Vailima Letters

Page 03

At first it went ill with me; I got badly stung as high as the elbows by the stinging plant; I was nearly hung in a tough liana - a rotten trunk giving way under my feet; it was deplorable bad business. And an axe - if I dared swing one - would have been more to the purpose than my cutlass. Of a sudden things began to go strangely easier; I found stumps, bushing out again; my body began to wonder, then my mind; I raised my eyes and looked ahead; and, by George, I was no longer pioneering, I had struck an old track overgrown, and was restoring an old path. So I laboured till I was in such a state that Carolina Wilhelmina Skeggs could scarce have found a name for it. Thereon desisted; returned to the stream; made my way down that stony track to the garden, where the smoke was still hanging and the sun was still in the high tree-tops, and so home. Here, fondly supposing my long day was over, I rubbed down; exquisite agony; water spreads the poison of these weeds; I got it all over my hands, on my chest, in my eyes, and presently, while eating an orange, A LA Raratonga, burned my lip and eye with orange juice. Now, all day, our three small pigs had been adrift, to the mortal peril of our corn, lettuce, onions, etc., and as I stood smarting on the back verandah, behold the three piglings issuing from the wood just opposite. Instantly I got together as many boys as I could - three, and got the pigs penned against the rampart of the sty, till the others joined; whereupon we formed a cordon, closed, captured the deserters, and dropped them, squeaking amain, into their strengthened barracks where, please God, they may now stay!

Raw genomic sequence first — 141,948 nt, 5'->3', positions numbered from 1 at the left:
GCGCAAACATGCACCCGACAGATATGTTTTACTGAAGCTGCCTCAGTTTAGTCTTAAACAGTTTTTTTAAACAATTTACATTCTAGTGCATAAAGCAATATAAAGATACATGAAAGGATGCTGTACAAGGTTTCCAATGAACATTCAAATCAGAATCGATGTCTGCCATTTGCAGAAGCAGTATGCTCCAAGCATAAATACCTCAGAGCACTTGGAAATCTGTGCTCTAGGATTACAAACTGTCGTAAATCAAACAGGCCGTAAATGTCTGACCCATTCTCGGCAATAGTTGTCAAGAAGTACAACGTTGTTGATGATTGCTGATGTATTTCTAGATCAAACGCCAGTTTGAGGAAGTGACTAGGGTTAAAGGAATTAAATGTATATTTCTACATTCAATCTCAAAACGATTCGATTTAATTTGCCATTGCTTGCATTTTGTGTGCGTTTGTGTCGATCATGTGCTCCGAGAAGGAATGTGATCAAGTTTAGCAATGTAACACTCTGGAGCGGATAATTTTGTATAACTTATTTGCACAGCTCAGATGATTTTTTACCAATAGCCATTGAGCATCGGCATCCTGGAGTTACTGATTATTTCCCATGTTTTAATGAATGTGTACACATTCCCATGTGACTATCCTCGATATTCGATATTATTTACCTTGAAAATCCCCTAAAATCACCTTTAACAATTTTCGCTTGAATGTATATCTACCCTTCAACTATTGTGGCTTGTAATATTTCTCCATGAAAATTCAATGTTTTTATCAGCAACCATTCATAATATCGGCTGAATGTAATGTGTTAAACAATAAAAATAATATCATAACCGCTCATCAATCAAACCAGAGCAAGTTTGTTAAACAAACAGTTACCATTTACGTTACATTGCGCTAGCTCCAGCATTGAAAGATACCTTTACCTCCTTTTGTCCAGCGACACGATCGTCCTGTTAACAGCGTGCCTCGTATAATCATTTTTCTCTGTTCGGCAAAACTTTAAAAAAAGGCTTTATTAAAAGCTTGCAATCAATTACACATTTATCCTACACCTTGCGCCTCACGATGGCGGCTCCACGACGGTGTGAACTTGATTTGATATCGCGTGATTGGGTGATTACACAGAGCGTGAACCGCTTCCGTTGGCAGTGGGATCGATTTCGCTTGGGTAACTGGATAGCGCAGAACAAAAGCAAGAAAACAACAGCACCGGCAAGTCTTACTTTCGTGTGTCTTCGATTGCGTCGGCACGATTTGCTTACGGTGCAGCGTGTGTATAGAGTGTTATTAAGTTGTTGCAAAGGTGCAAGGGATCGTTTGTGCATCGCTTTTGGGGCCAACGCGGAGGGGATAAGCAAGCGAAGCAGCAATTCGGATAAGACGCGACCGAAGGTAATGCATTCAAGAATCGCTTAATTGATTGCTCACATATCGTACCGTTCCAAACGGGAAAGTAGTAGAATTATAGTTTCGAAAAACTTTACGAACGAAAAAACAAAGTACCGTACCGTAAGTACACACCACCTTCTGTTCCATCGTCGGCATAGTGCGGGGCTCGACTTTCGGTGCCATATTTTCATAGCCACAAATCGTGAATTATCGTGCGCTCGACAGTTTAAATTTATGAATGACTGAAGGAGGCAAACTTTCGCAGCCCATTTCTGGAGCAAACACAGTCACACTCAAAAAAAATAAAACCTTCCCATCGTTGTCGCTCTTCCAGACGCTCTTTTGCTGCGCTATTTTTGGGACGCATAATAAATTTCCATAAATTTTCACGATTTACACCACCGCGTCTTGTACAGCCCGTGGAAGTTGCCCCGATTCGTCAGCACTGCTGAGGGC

Perhaps you may suppose the day now over; you are not the head of a plantation, my juvenile friend. Politics succeeded: Henry got adrift in his English, Bene was too cowardly to tell me what he was after: result, I have lost seven good labourers, and had to sit down and write to you to keep my temper. Let me sketch my lads. - Henry - Henry has gone down to town or I could not be writing to you - this were the hour of his English lesson else, when he learns what he calls 'long expessions' or 'your chief's language' for the matter of an hour and a half - Henry is a chiefling from Savaii; I once loathed, I now like and - pending fresh discoveries - have a kind of respect for Henry. He does good work for us; goes among the labourers, bossing and watching; helps Fanny; is civil, kindly, thoughtful; O SI SIC SEMPER! But will he be 'his sometime self throughout the year'? Anyway, he has deserved of us, and he must disappoint me sharply ere I give him up. - Bene - or Peni-Ben, in plain English - is supposed to be my ganger; the Lord love him! God made a truckling coward, there is his full history. He cannot tell me what he wants; he dares not tell me what is wrong; he dares not transmit my orders or translate my censures. And with all this, honest, sober, industrious, miserably smiling over the miserable issue of his own unmanliness. - Paul - a German - cook and steward - a glutton of work - a splendid fellow; drawbacks, three: (1) no cook; (2) an inveterate bungler; a man with twenty thumbs, continually falling in the dishes, throwing out the dinner, preserving the garbage; (3) a dr-, well, don't let us say that - but we daren't let him go to town, and he - poor, good soul - is afraid to be let go. - Lafaele (Raphael), a strong, dull, deprecatory man; splendid with an axe, if watched; the better for a rowing, when he calls me 'Papa' in the most wheedling tones; desperately afraid of ghosts, so that he dare not walk alone up in the banana patch - see map. The rest are changing labourers; and to-night, owing to the miserable cowardice of Peni, who did not venture to tell me what the men wanted - and which was no more than fair - all are gone - and my weeding in the article of being finished! Pity the sorrows of a planter.

I am, Sir, yours, and be jowned to you, The Planter, R. L. S.

Tuesday 3rd

I begin to see the whole scheme of letter-writing; you sit down every day and pour out an equable stream of twaddle.

Vailima Letters Page 04

Robert Louis Stevenson

Free Books in the public domain from the Classic Literature Library ©

Robert Louis Stevenson
Classic Literature Library

All Pages of This Book
Mark Twain's Letters